11 Biopic Reactions From Their Real-Life Subjects

president's men

Carl Bernstein (All the President’s Men)

Personally, I’m more interested in what Woodward and Bernstein think of the 1999 comedy Dick, but the two have always had kind things to say about All The President’s Men. “I think that a film is 120 minutes or a little bit more, so everything is compressed,” Bernstein said, when asked about the cinematic portrayal of Deep Throat. “Various weight is given to aspects of what happened. I think it trivializes it a bit to call it a ‘Hollywood touch,’ because I think it adds some drama and glue to the movie. The great thing about this movie is — not that it’s about the book, but that it shows the process of reporting. It shows the methodology. This was no glamorous thing where we marched out and went to high-level sources who worked in the White House. This was about getting ahold of lists, figuring out who worked where, and obtaining from the information that came from the sheer terror that you see of those people we approached — and that told us what this thing really means. In this movie, you see what reporting is.”


Art Howe (Moneyball)

Billy Beane (Brad Pitt) is the main subject of director Bennett Miller‘s Moneyball, and he was played as a hero in a flawed system. Art Howe, depicted as somewhat of an adversary of Beane’s, wasn’t enthusiastic about how he came off in the movie. “First of all, Philip Seymour Hoffman physically didn’t resemble me in any way,” Howe said. “He was a little on the heavy side. And just the way he portrayed me was very disappointing and probably 180 degrees from what I really am, so that was disappointing too… I’ve spent my whole career trying to build a good reputation and be a good baseball man and someone who people like to play for and all of the above. Then in two hours, people who don’t know me —and Brad Pitt’s a big name, [so] people are going to see his movies —and all these people across the country are going to go in and get this perception of me that’s totally unfair and untruthful. So I’m very upset.” 

At the end of the day, it’s a great movie, and Howe is a strong character, a man who slowly accepts change. He’s not the most empathetic character in the film, but there’s actually a deleted scene from Moneyball that paints the former Athletics manager in a more sympathetic light. 


Howard Stern (Private Parts)

There’s no shortage of examples of actors riffing on their images in movies. Private Parts is a rare case in which the subject of the bio film plays himself. The movie turned out far better than people expected, partly because of Stern’s ambition to tell a story he’d be proud of. “When I wrote my book, I never imagined it’d be a Hollywood film,” Stern stated while promoting the film. “Absolutely could not imagine that. To write a book was one of the most difficult things I ever did. When it was done, Hollywood came knocking and said, ‘We want to turn this into a movie.’ How? How can you do it? I sign with a studio, and I was smart, because I had script approval — that was the one smart thing I did. I went through 22 scripts over a two-year period. They would come to me and say, ‘You’ve cost us millions of dollars. Why are you doing this? You know you’re afraid of making this picture. You’re scared.’ I said, ‘I’m not scared. I’m the guy who flew down on MTV and bared his butt cheeks to the world, and they’re not pretty. I’m not afraid of anything, but I’m afraid to do a bad movie, if I’m afraid of anything. These movies are bad. As many millions as you’ve spent developing this script, it’s going to cost you more to make this movie; it’s going to be a bomb.'”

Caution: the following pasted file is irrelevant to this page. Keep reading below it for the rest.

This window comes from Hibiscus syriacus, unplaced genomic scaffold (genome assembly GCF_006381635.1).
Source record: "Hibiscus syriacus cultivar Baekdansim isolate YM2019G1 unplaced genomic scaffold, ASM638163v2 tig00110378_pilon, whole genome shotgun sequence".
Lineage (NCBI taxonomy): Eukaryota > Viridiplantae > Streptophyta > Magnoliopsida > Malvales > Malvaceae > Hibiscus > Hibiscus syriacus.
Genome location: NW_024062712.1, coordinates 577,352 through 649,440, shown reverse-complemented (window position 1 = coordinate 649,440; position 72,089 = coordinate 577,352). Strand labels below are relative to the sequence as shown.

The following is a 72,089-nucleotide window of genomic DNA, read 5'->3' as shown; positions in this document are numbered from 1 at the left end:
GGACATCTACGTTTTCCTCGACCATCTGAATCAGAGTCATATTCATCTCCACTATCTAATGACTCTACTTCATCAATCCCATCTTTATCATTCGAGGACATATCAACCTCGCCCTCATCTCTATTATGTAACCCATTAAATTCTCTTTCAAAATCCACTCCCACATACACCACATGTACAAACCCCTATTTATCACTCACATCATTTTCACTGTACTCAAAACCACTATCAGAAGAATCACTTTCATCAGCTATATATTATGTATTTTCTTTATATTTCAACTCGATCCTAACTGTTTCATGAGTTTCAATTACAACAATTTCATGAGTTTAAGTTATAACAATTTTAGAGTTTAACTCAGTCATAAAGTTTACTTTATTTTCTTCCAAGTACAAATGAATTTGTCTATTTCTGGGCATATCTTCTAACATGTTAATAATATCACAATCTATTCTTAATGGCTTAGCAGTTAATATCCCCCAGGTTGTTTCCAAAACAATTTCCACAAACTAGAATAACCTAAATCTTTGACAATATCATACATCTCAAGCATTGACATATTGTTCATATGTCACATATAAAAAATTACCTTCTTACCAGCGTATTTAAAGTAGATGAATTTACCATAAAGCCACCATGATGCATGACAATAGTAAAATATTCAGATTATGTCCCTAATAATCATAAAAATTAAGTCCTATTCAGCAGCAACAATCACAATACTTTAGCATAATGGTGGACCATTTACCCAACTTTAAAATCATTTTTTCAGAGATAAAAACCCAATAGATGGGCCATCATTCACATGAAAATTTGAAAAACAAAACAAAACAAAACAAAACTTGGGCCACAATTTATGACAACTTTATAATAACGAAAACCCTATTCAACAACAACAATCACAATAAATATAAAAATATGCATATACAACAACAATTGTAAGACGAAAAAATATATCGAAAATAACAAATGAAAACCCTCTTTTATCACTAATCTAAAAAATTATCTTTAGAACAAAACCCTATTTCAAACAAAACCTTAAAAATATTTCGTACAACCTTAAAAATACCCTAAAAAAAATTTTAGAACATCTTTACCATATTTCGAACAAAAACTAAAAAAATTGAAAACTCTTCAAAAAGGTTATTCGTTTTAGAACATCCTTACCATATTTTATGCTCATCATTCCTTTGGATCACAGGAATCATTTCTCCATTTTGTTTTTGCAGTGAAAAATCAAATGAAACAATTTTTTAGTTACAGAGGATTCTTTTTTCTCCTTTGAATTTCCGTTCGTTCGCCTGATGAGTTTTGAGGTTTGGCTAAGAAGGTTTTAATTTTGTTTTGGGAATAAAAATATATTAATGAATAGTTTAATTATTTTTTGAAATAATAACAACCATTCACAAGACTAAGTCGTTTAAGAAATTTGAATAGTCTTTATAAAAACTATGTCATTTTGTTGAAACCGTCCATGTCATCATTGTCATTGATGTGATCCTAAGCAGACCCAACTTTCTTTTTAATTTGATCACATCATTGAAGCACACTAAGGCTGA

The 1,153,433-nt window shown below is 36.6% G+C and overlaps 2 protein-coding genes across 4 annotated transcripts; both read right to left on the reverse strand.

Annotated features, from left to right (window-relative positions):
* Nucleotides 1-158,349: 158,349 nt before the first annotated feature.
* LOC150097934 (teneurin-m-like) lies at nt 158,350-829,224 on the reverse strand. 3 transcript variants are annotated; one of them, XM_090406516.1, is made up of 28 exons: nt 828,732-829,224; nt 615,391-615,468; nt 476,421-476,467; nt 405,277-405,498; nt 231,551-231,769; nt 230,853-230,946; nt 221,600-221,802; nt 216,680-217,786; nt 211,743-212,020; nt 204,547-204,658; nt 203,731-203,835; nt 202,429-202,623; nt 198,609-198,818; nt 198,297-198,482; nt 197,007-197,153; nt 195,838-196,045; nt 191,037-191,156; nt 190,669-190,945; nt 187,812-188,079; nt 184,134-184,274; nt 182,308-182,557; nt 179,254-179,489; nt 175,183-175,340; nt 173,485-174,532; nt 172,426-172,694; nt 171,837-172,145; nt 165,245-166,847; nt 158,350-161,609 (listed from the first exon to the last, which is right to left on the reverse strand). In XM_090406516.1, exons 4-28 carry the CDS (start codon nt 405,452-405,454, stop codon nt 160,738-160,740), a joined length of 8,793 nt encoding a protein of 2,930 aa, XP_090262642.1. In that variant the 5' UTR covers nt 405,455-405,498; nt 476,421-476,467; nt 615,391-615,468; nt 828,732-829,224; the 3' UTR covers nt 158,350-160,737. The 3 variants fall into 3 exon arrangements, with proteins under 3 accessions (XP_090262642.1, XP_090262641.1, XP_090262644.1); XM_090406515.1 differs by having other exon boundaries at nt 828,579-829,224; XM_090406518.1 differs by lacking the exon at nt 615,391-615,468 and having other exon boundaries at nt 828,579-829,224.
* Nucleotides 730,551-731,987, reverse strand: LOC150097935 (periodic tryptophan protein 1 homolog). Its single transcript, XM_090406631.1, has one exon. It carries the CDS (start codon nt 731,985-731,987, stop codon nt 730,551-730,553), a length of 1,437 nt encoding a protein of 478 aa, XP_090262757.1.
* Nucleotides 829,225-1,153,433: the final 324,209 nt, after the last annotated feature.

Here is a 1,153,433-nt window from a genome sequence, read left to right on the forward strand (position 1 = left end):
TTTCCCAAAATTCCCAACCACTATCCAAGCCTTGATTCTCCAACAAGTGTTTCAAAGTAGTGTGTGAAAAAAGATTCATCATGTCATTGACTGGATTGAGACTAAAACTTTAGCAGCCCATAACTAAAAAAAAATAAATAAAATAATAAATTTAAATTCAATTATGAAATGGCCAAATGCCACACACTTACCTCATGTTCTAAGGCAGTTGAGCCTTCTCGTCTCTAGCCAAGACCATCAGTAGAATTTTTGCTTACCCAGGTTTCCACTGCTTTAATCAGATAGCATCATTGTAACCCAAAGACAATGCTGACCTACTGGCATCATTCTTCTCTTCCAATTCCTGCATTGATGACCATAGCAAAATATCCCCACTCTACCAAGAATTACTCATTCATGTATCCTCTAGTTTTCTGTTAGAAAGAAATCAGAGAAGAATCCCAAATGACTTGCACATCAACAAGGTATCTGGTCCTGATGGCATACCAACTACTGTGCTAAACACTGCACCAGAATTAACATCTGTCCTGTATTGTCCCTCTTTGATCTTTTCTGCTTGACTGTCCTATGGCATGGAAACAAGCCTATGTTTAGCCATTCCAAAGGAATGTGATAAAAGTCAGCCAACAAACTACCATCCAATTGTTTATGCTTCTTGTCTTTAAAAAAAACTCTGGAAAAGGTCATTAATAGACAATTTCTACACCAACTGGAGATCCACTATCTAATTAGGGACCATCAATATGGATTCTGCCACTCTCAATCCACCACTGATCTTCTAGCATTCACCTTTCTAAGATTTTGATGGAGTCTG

You know who else wanted to play themselves in their bio film? Jake LaMotta (Raging Bull).


David Letterman (The Late Shift)

Apparently David Letterman never saw the HBO movie The Late Shift, but he did see a clip he wasn’t keen on. “I’ve seen a clip reel, and it’s just bizarre,” the retired talk show host said. “The guy [John Michael Higgins] who’s playing me – and I’m sure he’s a fine actor – but his interpretation seems to be that I’m, well, a circus chimp. He looks like he’s insane, like he’s a budding psychopath. And afterward I thought, Well, maybe this is how I strike people as being. Somebody just sneaked [the clip] out to us, so we could all gather round and see it for our amusement. Which wasn’t much, by the way.” Letterman is right — Higgins is a fine actor, and he actually slightly regrets playing Letterman.

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